New York Attorney General Andrew Cuomo has slapped Big Four audit firm Ernst & Young with civil fraud charges for its alleged role in the collapse of Lehman Brothers. The theory is simple: Lehman Brothers committed a massive accounting fraud, and E&Y went along with it when they signed clean audit opinions.

The press release from the Attorney General's office puts it nicely, saying that E&Y helped " . . . Lehman Brothers Holding, Inc. ('Lehman') engage in an accounting fraud involving the surreptitious removal of tens of billions of dollars of fixed income securities from Lehman's balance sheet in order to deceive the public about Lehman's true liquidity condition."

The clean audit opinions were a longstanding tradition, as E&Y audited Lehman brothers from 2001 until its bankruptcy filing in 2008. During that time, E&Y reportedly earned more than $150 million in fees from Lehman Brothers. The suit is asking for those fees to be returned, plus damages.

Too Big to Fail?

There is no shortage of opinions about the case. Those on the side of the attorney general say that E&Y should be held responsible, at least civilly, for not blowing the whistle on shady accounting practices at Lehman Brothers. It is alleged that E&Y helped cover up the ailing financial condition of the company by sitting by while Lehman used "Repo 105" transactions to improperly make its balance sheet look better.

And those on the side of Ernst & Young are suggesting that the audit firm shouldn't be held responsible for the bad actions of Lehman Brothers. Some people are even saying that E&Y should be considered "too big to fail," saying that if we lose one of the Big Four, all hell could break loose because there just won't be enough large audit firms. (Let me assure those who subscribe to this notion that indeed, there are plenty of audit firms willing and able to step up and take on new clients.)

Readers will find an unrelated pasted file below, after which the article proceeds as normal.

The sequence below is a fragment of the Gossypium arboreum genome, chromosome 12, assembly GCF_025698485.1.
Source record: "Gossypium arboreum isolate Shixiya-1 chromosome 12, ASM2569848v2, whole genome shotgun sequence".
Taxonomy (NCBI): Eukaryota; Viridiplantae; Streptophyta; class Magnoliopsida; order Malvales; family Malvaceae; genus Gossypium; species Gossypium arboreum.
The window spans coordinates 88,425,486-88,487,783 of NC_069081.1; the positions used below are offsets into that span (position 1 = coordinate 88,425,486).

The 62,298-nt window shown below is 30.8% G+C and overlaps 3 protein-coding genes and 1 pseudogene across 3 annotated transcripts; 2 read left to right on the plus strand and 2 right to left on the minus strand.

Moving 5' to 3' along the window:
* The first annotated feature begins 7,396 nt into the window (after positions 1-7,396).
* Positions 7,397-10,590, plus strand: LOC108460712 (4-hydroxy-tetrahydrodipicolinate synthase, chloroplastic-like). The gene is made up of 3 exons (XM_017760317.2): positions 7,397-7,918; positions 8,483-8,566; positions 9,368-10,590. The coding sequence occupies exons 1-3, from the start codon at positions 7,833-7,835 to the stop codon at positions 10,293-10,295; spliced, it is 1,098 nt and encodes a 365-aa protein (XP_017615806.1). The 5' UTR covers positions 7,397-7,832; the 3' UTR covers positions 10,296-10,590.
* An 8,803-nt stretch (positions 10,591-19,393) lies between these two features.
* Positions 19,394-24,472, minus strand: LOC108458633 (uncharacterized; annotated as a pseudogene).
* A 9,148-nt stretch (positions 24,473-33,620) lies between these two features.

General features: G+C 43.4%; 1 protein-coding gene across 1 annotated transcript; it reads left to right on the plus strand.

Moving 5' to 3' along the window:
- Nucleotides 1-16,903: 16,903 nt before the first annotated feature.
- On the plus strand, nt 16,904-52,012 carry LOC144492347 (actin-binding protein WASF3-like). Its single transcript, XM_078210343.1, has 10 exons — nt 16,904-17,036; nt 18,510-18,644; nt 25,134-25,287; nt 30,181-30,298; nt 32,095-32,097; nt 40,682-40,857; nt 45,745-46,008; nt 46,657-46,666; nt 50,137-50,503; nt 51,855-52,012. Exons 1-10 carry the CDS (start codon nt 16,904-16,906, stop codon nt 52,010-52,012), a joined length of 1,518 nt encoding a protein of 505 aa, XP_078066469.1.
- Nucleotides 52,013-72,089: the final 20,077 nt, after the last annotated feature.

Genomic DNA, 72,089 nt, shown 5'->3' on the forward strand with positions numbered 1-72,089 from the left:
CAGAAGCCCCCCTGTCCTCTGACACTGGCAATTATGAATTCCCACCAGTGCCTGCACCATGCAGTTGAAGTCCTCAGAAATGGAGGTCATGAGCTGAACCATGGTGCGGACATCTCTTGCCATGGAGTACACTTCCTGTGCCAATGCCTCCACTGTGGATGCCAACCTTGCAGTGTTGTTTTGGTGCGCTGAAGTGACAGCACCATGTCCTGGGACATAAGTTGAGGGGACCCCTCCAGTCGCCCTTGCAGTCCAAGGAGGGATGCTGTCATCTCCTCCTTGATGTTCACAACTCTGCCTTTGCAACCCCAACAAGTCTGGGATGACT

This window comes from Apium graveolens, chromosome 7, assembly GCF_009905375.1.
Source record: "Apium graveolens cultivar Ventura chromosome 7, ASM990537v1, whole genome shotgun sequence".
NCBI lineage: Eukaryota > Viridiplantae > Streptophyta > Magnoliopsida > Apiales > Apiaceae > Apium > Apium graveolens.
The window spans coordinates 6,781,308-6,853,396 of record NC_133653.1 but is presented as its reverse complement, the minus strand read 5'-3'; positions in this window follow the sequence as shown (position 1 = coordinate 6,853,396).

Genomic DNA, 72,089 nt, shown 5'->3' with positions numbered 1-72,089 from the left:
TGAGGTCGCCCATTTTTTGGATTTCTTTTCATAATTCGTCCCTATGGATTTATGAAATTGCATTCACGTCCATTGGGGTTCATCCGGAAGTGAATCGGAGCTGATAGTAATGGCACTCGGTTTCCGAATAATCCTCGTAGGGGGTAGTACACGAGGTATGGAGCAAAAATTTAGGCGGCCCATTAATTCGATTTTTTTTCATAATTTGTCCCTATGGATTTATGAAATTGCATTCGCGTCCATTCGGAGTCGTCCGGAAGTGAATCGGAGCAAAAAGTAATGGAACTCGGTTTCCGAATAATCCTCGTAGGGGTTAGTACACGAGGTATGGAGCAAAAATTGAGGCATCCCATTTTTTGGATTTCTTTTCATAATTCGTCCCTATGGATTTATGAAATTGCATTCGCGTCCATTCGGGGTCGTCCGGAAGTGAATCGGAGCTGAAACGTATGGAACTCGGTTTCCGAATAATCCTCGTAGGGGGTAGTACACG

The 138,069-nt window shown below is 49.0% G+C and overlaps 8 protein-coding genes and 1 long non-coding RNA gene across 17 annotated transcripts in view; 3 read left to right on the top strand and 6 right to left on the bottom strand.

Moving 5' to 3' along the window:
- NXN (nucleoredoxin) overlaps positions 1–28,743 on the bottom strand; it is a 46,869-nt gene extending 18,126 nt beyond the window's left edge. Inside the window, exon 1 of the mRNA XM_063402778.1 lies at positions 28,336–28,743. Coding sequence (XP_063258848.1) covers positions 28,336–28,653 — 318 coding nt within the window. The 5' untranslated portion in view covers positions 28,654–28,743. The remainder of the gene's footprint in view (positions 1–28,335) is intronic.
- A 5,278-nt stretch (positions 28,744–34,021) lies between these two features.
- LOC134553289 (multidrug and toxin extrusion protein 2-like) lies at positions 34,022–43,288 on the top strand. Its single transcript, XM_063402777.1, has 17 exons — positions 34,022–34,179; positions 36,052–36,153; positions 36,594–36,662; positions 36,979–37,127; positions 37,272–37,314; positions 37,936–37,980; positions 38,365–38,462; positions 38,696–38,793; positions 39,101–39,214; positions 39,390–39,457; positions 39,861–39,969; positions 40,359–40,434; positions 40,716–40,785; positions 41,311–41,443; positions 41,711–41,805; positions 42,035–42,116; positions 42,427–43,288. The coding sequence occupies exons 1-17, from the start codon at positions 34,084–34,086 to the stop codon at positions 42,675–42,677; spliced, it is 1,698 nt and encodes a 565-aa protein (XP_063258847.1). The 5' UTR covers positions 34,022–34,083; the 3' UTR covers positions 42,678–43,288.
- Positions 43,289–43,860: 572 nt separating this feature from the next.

E&Y's defense is straightforward. They say that the transactions in question were recorded in accordance with Generally Accepted Accounting Principles (GAAP), and the clean audit opinion was therefore justified. E&Y's attorneys will likely argue that when the Repo 105 transactions happened, the firm was not required under the accounting rules to disclose them. The auditors contend they did nothing wrong, and the collapse of Lehman was not their fault. They say the financial statements properly showed that Lehman Brothers was highly leveraged and operating in a very volatile and risky industry.

The truth behind the Repo 105 transactions might not be as simple as everyone wants to make it seem. Apparently, Lehman had to route Repo 105 transactions through a British affiliate because no law firm in the United States would offer a legal opinion on the accounting treatment Lehman wanted to use. A British law firm, however, approved Lehman's accounting treatment under English law.

Dig further, and you find that E&Y did not actually audit any of these Repo 105 transactions, according to the bankruptcy examiner's report. Even worse, E&Y told the examiner that it didn't even look at whether the volume of Repo 105 transactions was material to Lehman's balance sheet and net leverage ratio. E&Y personnel claimed that they only agreed to the accounting treatment applied to the transactions, but didn't actually look at the transactions themselves, their overall impact on the financial statements, and the real reason why they were used.

An "Accounting Gimmick"

According to the bankruptcy examiner, a strong argument can be made that the only reason Lehman Brothers used Repo 105 transactions was to manipulate the balance sheet. Internally, Lehman employees apparently referred to these transactions as an "accounting gimmick" and a way to manage the balance sheet. And that trick was apparently a house of cards that would inevitably fall.

Should the auditors be held responsible for the bad actions of Lehman Brothers? It's not an easy question to answer, but based on the above, my gut reaction is that E&Y didn't do enough.

Simply signing off on a theoretical accounting treatment, and not examining any of the transactions or their materiality to the financial statements doesn't seem to meet the professional standards to which auditors must adhere. Auditors must have sufficient, competent evidence to support their audit opinions, and that seems to be lacking in the Lehman Brothers case.

Audits offer a relatively low level of assurance on the financial statements. Put kindly, audit reports are of limited usefulness for a whole slew of reasons, and they're only useful in any respect when the audit is done right. The investing public really can't rely on auditors' reports to give them much comfort, and the case of Lehman Brothers is a prime example of why.

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